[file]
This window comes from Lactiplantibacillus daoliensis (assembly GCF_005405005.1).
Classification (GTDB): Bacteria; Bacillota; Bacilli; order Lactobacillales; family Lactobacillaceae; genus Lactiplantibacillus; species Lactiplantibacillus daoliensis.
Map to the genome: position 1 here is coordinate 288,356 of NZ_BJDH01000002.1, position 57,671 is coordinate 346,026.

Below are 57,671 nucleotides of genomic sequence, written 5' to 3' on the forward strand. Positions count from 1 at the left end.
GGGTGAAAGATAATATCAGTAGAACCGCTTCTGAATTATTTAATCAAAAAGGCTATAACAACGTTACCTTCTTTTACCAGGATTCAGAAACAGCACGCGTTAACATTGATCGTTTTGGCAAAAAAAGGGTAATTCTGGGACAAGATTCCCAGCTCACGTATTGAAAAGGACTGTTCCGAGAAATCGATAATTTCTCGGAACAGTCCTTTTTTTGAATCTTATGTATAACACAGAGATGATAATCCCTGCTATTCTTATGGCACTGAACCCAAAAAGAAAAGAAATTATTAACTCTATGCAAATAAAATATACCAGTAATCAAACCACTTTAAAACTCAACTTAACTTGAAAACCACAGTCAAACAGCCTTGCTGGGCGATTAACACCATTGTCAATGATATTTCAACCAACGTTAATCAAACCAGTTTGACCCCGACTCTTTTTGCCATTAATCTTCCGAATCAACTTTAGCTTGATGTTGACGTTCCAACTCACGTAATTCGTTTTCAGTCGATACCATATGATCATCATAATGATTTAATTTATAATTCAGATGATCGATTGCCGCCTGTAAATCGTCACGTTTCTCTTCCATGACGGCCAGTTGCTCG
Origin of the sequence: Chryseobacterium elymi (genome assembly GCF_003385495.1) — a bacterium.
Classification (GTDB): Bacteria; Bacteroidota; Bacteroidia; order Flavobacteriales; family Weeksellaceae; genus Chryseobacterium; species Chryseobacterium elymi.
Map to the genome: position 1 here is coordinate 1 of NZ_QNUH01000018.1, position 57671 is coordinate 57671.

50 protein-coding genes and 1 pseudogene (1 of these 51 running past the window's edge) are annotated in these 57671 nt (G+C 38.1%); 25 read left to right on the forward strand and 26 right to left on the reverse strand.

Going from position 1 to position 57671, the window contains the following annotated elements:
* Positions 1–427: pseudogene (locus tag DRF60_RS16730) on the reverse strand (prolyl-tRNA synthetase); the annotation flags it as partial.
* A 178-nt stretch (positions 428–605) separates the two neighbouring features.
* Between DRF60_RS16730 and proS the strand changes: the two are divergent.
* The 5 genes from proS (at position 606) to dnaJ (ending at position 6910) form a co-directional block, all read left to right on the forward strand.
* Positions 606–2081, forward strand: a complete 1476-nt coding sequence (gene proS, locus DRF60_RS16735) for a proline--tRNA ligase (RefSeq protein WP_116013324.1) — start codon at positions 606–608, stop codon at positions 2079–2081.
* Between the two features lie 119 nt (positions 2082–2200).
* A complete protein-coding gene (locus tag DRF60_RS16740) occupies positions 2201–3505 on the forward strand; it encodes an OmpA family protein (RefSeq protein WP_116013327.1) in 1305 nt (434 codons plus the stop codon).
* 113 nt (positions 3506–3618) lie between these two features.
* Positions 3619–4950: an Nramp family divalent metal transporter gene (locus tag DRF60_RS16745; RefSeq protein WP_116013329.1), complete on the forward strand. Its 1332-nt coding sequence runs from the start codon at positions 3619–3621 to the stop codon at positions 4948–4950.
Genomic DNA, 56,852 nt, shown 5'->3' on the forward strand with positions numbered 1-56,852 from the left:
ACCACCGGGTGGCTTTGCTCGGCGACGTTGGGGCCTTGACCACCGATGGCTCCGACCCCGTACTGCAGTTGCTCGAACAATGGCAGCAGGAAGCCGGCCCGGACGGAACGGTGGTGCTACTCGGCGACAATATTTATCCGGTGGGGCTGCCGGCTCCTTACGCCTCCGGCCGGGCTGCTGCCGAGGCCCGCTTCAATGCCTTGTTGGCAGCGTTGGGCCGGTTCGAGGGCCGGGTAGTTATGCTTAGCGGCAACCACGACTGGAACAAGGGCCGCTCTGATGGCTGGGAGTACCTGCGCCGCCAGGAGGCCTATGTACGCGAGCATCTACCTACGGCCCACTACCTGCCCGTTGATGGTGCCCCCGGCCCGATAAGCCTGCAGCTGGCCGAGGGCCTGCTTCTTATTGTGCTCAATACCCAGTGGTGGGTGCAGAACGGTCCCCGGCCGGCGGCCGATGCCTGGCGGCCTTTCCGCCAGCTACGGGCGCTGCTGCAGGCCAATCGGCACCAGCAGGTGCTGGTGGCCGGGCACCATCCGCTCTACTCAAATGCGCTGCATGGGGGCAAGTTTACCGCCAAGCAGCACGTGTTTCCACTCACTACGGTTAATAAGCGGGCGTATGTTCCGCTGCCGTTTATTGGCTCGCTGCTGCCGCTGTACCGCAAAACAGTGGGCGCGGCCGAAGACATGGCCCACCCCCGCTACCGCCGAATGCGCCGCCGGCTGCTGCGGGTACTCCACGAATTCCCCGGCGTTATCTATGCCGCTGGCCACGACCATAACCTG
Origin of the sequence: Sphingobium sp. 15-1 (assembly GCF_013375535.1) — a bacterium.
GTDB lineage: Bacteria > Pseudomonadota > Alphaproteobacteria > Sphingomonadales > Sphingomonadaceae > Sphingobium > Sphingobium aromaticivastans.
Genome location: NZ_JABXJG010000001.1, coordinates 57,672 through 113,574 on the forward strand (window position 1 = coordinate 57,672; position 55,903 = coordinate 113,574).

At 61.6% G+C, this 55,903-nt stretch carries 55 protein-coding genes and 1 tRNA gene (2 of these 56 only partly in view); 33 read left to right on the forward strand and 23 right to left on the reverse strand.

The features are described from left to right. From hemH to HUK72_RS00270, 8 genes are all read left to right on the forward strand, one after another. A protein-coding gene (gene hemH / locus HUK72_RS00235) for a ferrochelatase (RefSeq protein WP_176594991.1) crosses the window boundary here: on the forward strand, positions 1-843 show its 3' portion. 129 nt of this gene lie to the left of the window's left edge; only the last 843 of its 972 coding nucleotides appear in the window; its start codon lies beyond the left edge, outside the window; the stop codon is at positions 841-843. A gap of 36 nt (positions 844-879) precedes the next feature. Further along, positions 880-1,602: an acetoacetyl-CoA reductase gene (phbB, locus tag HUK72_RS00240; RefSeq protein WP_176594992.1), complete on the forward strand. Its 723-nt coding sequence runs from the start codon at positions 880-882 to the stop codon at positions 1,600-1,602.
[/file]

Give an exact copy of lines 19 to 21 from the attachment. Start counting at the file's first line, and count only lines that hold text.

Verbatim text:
* Positions 3619–4950: an Nramp family divalent metal transporter gene (locus tag DRF60_RS16745; RefSeq protein WP_116013329.1), complete on the forward strand. Its 1332-nt coding sequence runs from the start codon at positions 3619–3621 to the stop codon at positions 4948–4950.
Genomic DNA, 56,852 nt, shown 5'->3' on the forward strand with positions numbered 1-56,852 from the left:
ACCACCGGGTGGCTTTGCTCGGCGACGTTGGGGCCTTGACCACCGATGGCTCCGACCCCGTACTGCAGTTGCTCGAACAATGGCAGCAGGAAGCCGGCCCGGACGGAACGGTGGTGCTACTCGGCGACAATATTTATCCGGTGGGGCTGCCGGCTCCTTACGCCTCCGGCCGGGCTGCTGCCGAGGCCCGCTTCAATGCCTTGTTGGCAGCGTTGGGCCGGTTCGAGGGCCGGGTAGTTATGCTTAGCGGCAACCACGACTGGAACAAGGGCCGCTCTGATGGCTGGGAGTACCTGCGCCGCCAGGAGGCCTATGTACGCGAGCATCTACCTACGGCCCACTACCTGCCCGTTGATGGTGCCCCCGGCCCGATAAGCCTGCAGCTGGCCGAGGGCCTGCTTCTTATTGTGCTCAATACCCAGTGGTGGGTGCAGAACGGTCCCCGGCCGGCGGCCGATGCCTGGCGGCCTTTCCGCCAGCTACGGGCGCTGCTGCAGGCCAATCGGCACCAGCAGGTGCTGGTGGCCGGGCACCATCCGCTCTACTCAAATGCGCTGCATGGGGGCAAGTTTACCGCCAAGCAGCACGTGTTTCCACTCACTACGGTTAATAAGCGGGCGTATGTTCCGCTGCCGTTTATTGGCTCGCTGCTGCCGCTGTACCGCAAAACAGTGGGCGCGGCCGAAGACATGGCCCACCCCCGCTACCGCCGAATGCGCCGCCGGCTGCTGCGGGTACTCCACGAATTCCCCGGCGTTATCTATGCCGCTGGCCACGACCATAACCTG